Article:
Shape Versus Size – Conformality Versus Equivalency
Each of the map projections previously discussed as well as any other type of map projection must consider two important factors. What is more important, depicting the accurate sizes of objects on the map, or depicting accurate shapes of these objects? The challenge is that you cannot have both. The more accurately you depict shape, the less accurate will be your depiction of size, and vice versa.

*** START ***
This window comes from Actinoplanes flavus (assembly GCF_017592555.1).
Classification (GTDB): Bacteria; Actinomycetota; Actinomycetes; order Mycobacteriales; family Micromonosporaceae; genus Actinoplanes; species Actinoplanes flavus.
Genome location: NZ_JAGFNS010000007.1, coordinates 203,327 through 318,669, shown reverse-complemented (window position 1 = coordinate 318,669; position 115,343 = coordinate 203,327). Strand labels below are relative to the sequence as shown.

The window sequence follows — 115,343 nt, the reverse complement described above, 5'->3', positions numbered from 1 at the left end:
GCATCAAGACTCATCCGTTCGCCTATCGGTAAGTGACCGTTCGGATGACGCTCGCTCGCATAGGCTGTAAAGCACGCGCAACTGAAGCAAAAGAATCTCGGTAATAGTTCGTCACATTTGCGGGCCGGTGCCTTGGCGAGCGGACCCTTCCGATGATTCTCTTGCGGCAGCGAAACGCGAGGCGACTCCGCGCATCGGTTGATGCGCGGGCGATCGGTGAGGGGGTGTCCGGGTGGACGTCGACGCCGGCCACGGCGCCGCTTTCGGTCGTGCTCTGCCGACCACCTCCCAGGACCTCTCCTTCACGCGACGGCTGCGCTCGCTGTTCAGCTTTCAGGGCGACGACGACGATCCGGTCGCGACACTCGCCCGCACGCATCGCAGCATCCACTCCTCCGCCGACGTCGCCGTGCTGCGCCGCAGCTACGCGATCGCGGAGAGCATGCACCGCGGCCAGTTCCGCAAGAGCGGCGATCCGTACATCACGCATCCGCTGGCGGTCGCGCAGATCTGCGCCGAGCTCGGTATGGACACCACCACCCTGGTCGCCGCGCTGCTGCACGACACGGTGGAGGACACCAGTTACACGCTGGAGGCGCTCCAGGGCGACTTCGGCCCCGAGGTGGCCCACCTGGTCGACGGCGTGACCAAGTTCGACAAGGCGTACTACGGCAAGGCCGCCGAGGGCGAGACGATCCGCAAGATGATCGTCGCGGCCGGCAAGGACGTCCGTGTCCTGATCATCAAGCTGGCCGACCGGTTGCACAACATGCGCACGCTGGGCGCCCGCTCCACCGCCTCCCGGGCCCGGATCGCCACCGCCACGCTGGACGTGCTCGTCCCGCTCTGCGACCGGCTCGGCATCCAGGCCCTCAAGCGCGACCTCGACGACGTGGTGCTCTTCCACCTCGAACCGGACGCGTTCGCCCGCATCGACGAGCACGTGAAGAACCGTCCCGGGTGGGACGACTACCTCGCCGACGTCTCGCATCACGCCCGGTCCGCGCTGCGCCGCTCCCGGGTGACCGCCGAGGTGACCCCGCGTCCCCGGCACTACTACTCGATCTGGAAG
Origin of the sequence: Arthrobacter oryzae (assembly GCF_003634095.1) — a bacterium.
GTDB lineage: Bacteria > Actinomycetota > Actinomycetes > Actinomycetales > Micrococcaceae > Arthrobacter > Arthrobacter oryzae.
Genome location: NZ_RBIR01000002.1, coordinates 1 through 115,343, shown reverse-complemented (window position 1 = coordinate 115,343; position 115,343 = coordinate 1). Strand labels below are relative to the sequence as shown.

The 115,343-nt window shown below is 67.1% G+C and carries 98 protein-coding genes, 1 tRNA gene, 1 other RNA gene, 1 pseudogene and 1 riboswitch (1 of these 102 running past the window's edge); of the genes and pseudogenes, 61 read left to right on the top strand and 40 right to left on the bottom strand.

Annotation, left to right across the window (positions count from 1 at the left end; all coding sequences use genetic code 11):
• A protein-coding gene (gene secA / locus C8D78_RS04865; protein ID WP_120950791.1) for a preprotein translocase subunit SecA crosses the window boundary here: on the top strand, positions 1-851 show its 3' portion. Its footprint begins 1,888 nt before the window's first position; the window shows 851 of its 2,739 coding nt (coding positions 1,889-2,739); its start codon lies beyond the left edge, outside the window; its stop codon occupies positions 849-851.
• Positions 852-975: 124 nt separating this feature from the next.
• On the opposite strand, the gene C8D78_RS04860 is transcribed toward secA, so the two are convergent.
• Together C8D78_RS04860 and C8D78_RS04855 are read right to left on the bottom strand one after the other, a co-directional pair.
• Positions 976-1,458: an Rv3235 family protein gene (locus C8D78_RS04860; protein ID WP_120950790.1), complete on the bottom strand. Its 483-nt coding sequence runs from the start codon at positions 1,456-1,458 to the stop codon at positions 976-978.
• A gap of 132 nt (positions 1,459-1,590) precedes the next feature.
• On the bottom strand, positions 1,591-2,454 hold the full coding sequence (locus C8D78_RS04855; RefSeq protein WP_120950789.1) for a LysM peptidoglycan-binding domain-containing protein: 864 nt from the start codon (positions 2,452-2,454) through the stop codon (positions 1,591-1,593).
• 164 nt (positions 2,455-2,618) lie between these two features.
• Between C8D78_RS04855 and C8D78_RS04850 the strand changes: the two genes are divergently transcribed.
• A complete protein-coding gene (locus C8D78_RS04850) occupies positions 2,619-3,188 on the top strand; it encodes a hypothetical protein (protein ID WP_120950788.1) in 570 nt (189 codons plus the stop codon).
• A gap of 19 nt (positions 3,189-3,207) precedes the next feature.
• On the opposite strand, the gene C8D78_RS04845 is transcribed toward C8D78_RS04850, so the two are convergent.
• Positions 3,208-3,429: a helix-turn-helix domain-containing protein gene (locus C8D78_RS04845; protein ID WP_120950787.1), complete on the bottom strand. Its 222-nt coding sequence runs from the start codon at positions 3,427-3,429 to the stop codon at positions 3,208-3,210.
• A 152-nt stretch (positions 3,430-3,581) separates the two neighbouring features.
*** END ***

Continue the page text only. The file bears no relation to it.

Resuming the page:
A map which portrays shape accurately is called a conformal map. Conformal maps are useful in that they help us understand the true shape of the items on the map. However, these maps have many drawbacks. A conformal map tends to get quite distorted, especially towards the top and bottom of the map. This creates problems with scale. The scale may be accurate near the equator, but the further one travels form the equator, the less accurate the scale becomes.
A map which portrays size accurately is referred to as an equivalent map. Equivalent maps are very useful. They accurately show the size of objects on the map. This means that no matter what part of the map we examine, the scale will remain accurate. However, equivalent maps also have drawbacks. Primarily the shape of objects is distorted.